Dragons Den -It’s all in the name
Dragons Den does more to promote the value of Intellectual Property than any other programme. Wisely, the Dragons tend only to invest in ideas that are IP rich. If a business doesn’t have trade mark, copyright or patent protection there is nothing to stop competitors copying it and devaluing the investment.
For this reason Rajan Jerath, who recently appeared on the show must have been confident. His company, iGlove had registered the name as a trade mark and had applied for a patent to protect its key product, a glove that allows users to operate touch screen devices without baring their hands in the cold. During these cold winter months the Dragons agreed it was a good idea but, ironically, the stumbling block to investment was the trade marked name.
Peter Jones was of the view that iGlove was too close to Apple’s iconic ‘i’ trade marks (iphone, ipad etc) and that there was a serious risk of being sued. Duncan Bannatyne disagreed, arguing that as the entrepreneur had registered iGlove as a trade mark there was little Apple could do. Jones declared himself out, Bannatyne decided to invest £75k into the business.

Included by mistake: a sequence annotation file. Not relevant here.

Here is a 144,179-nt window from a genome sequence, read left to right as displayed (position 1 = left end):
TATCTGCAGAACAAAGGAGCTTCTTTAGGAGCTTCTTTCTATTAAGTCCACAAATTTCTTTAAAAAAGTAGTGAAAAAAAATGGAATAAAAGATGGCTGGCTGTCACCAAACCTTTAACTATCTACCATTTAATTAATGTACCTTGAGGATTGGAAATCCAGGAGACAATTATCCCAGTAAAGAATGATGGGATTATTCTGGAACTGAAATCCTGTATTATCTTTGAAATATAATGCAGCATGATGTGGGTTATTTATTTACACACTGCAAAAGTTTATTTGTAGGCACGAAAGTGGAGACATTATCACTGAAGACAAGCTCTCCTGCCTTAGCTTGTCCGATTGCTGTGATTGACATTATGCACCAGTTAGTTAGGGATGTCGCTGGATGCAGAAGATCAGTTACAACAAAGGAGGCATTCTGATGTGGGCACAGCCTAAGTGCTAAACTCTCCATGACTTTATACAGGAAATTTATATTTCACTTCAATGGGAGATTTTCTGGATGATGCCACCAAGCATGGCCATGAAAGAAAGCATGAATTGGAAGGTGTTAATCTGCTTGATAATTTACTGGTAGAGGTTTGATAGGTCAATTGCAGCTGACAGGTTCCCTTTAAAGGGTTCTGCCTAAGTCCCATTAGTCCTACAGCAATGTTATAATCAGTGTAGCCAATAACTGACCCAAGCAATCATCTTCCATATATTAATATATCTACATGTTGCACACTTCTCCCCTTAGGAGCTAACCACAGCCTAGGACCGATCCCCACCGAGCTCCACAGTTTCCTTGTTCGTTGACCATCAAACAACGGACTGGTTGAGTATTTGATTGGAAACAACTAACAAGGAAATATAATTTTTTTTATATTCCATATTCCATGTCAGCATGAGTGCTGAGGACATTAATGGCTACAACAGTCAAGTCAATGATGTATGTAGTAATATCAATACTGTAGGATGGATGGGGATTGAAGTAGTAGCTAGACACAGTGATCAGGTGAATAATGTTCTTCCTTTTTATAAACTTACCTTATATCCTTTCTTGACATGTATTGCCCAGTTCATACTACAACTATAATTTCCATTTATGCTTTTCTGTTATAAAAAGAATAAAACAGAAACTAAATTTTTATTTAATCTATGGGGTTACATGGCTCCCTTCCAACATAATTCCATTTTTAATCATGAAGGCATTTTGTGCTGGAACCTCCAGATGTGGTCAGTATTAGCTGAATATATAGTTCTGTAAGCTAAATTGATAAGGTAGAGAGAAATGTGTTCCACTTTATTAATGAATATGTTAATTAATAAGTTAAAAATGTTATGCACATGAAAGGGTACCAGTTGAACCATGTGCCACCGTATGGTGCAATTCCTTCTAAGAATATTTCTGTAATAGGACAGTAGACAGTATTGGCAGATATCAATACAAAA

So who was right?
The bad news for Bannatyne is that there is a real risk of iGlove being sued by Apple. Having a registered mark does not mean you cannot be sued for use of that mark. There could be any number of reasons why the name was allowed to be registered but given its use of the very distinctive ‘i’ and the fact that the product will be used in conjunction with Apple products, provides Apple with a very strong case for infringement. Even if iGlove went out of its way to disassociate itself from Apple, there is still a serious risk of customers being confused into thinking the iGlove is an Apple product.
Add to this the fact that Apple is hugely protective of its IP and spends $millions each year enforcing it and I would say iGlove could have a real problem. If Apple decide iGlove are riding on its coat-tails, I expect lawyers will be instructed.
After the show I tweeted Duncan Bannatyne to suggest he consider purchasing IP insurance to hedge against the cost of any possible litigation. I suspect this would be a sound investment.
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